For full printing and assembly instructions.
The instructions are very much a work in progress, so please be patient. The model is complete and can be printed and assembled as it is in the files folder. The instructions are, however, quite compact. Hopefully I can expand on it with some pictures over time.
The one-manifold original model i used as a basis has been extensively re-done (https://www.thingiverse.com/thing:898956 ) - essentially the only part that survived is the fuselage. The landing gear, wings and struts were all re-designed as part of the process.
The snoopy models ive re-mixed just to fit them into the cabin. You may need to scale them a bit smaller to fit them. You can go pilot-less or pick a different pilot altogether. Nobody is going to mind if you have a Darth Vader flying your camel...
Before you start printing please note that this is an ambitious project. It will use a lot of your filament and time! BUT very rewarding to see the model materialize. Take care to choose the correct parts that you want, because this model has several parts where you can choose different ways to achieve the same result.
My current model, fully assembled, without any electronics, weights in at 1300g. This is less than I thought it might be, but more than I was hoping for. So I may change a few things, BUT having said that, many of the stls that I print with 1/2 bottom layers can be printed with no bottom layers, which will make the model a lot lighter. You will have to decide what is important to you. If it ends up at 1600g with the electronics and battery, one will have to ensure you get an engine that is strong enough to provide thrust for that amount of weight.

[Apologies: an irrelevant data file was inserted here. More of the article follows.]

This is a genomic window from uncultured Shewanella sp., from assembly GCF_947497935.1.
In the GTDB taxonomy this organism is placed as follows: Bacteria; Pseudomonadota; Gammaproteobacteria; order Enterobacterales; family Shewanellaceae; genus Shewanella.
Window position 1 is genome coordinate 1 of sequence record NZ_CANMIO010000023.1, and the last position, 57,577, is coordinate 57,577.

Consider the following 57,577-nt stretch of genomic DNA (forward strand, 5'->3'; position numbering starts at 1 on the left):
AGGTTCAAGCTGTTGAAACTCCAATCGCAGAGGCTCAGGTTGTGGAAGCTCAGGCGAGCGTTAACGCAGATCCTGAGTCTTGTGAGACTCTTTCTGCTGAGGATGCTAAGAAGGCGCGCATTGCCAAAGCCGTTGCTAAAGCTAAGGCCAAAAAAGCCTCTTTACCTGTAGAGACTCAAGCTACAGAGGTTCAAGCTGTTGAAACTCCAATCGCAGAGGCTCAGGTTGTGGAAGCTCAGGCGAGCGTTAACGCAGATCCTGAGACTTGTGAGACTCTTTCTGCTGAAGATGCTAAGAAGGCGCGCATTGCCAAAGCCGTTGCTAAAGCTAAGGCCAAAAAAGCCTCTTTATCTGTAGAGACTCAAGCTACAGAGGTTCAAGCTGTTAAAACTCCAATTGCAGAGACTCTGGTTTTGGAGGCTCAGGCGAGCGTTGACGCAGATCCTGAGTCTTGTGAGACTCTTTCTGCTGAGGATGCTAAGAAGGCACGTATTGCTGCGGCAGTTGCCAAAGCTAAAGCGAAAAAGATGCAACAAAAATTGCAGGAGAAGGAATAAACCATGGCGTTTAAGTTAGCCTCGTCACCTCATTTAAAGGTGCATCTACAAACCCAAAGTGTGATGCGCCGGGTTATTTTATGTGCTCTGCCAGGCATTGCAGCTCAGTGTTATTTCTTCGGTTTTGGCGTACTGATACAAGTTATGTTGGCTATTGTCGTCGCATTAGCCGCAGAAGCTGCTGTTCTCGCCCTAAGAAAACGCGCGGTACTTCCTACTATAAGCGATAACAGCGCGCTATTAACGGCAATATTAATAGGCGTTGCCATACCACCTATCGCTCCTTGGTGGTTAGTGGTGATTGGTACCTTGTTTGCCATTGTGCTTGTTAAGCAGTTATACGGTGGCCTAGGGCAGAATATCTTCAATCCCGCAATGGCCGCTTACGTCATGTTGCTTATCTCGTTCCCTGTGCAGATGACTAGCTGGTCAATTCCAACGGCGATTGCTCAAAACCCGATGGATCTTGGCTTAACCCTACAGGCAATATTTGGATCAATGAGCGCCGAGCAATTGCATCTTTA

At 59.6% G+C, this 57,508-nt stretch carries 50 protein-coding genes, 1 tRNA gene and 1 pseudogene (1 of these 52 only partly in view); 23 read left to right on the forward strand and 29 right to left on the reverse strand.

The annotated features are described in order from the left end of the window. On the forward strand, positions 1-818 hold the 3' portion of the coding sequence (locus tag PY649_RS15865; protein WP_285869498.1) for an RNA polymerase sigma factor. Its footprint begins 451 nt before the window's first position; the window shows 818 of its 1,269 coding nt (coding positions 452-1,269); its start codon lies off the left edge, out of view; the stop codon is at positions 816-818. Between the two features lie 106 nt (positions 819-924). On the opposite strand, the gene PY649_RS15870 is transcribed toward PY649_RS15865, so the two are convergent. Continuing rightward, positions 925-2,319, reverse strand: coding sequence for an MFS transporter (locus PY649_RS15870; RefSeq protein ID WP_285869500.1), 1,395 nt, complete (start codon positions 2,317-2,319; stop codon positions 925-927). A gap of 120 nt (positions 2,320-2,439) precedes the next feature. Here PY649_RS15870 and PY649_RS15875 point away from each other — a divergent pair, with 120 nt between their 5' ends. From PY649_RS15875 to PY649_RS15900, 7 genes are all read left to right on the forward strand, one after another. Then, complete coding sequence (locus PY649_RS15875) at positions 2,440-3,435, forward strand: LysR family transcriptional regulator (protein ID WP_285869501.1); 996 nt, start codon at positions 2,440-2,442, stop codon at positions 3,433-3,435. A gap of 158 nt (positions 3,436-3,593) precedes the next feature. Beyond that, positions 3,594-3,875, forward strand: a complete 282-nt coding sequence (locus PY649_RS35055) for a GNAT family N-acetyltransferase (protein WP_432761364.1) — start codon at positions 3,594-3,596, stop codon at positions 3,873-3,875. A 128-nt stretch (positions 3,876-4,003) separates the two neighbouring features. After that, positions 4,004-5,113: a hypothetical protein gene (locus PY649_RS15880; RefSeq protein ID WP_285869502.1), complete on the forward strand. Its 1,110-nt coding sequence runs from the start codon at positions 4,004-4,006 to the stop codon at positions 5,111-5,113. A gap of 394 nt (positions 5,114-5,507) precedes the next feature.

.25 or .2 with a .4mm head
Most of this model is printed with a single wall, and no top/bottom layers. I use bottom layers for extra firmness in some parts, but that does make the model heavier.
For wing sections you want the the seam on the trailing edge.
See the blog/page
For per-item details
I started with the manifold model (see attribution card). But I wanted wings with more lift than the original, and most o the struts/wingparts were not usable.
So I retained the fuselage, and set to work designing wings.
Originally I wanted a 1/10 model, but in the end it turned out about 1/8, which is quite large.
Wingspan is 120cm
I had to figure out quite a few things within Blender (which I have been using for a few years, but never for a project of this magnitude.
All the model parts are mostly clean manifold models. This allows the internal 'ribs' to be printed properly, since they are actually very thin 'tubes' that connect to the outside of the model - this the outside skin extend 'into' the model. Since most printers/slicers print to OUTSIDE accuracy, this means the ribbing gap of .1mm or less is actually retained. The challenge is on the inside. One needs to leave a 0.5mm gap for the extruder lines to touch, but not over-bleed into each other. This becomes a challenge, and there are areas in the model where this could probably be adjusted a bit more. Since I mostly dont print the top layer, those skins do not matter, but the mode still needs to be manifold in order for the slicer to not get confused. The internal ribs in the wings took the most time.
This 0.5mm gap inside the model between the ribs and skin, is the main reason why the mdoel cannot be scaled by too much. My next step is to try and print an 80% model, which would be a 1/10 model and probably easier to work with - and may be a littlebit lighter.